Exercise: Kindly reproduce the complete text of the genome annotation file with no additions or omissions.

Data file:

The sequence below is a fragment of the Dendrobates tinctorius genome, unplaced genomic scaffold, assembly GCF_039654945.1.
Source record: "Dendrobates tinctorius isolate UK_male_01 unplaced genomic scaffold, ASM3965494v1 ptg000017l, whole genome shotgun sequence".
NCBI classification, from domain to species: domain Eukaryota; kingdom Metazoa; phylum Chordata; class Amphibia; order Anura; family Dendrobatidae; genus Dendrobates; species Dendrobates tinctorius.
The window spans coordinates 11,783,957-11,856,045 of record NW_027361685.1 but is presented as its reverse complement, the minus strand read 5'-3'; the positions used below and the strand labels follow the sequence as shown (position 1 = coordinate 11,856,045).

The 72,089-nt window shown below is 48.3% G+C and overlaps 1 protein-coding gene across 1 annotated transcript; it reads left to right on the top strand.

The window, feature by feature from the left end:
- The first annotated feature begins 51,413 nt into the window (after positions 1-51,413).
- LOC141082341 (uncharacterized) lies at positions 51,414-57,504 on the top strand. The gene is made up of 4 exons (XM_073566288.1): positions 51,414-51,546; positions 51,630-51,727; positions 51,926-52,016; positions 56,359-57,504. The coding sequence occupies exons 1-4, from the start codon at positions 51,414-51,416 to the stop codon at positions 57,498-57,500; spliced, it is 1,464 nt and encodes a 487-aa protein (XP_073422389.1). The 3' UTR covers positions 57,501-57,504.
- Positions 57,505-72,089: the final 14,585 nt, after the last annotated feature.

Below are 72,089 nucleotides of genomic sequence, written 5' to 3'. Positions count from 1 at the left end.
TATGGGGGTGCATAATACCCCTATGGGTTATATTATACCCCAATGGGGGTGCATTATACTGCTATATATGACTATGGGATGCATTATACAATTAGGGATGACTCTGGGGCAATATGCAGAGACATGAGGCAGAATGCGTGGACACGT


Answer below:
The sequence below is a fragment of the Dendrobates tinctorius genome, unplaced genomic scaffold, assembly GCF_039654945.1.
Source record: "Dendrobates tinctorius isolate UK_male_01 unplaced genomic scaffold, ASM3965494v1 ptg000017l, whole genome shotgun sequence".
NCBI classification, from domain to species: domain Eukaryota; kingdom Metazoa; phylum Chordata; class Amphibia; order Anura; family Dendrobatidae; genus Dendrobates; species Dendrobates tinctorius.
The window spans coordinates 11,783,957-11,856,045 of record NW_027361685.1 but is presented as its reverse complement, the minus strand read 5'-3'; the positions used below and the strand labels follow the sequence as shown (position 1 = coordinate 11,856,045).

The 72,089-nt window shown below is 48.3% G+C and overlaps 1 protein-coding gene across 1 annotated transcript; it reads left to right on the top strand.

The window, feature by feature from the left end:
- The first annotated feature begins 51,413 nt into the window (after positions 1-51,413).
- LOC141082341 (uncharacterized) lies at positions 51,414-57,504 on the top strand. The gene is made up of 4 exons (XM_073566288.1): positions 51,414-51,546; positions 51,630-51,727; positions 51,926-52,016; positions 56,359-57,504. The coding sequence occupies exons 1-4, from the start codon at positions 51,414-51,416 to the stop codon at positions 57,498-57,500; spliced, it is 1,464 nt and encodes a 487-aa protein (XP_073422389.1). The 3' UTR covers positions 57,501-57,504.
- Positions 57,505-72,089: the final 14,585 nt, after the last annotated feature.

Below are 72,089 nucleotides of genomic sequence, written 5' to 3'. Positions count from 1 at the left end.
TATGGGGGTGCATAATACCCCTATGGGTTATATTATACCCCAATGGGGGTGCATTATACTGCTATATATGACTATGGGATGCATTATACAATTAGGGATGACTCTGGGGCAATATGCAGAGACATGAGGCAGAATGCGTGGACACGT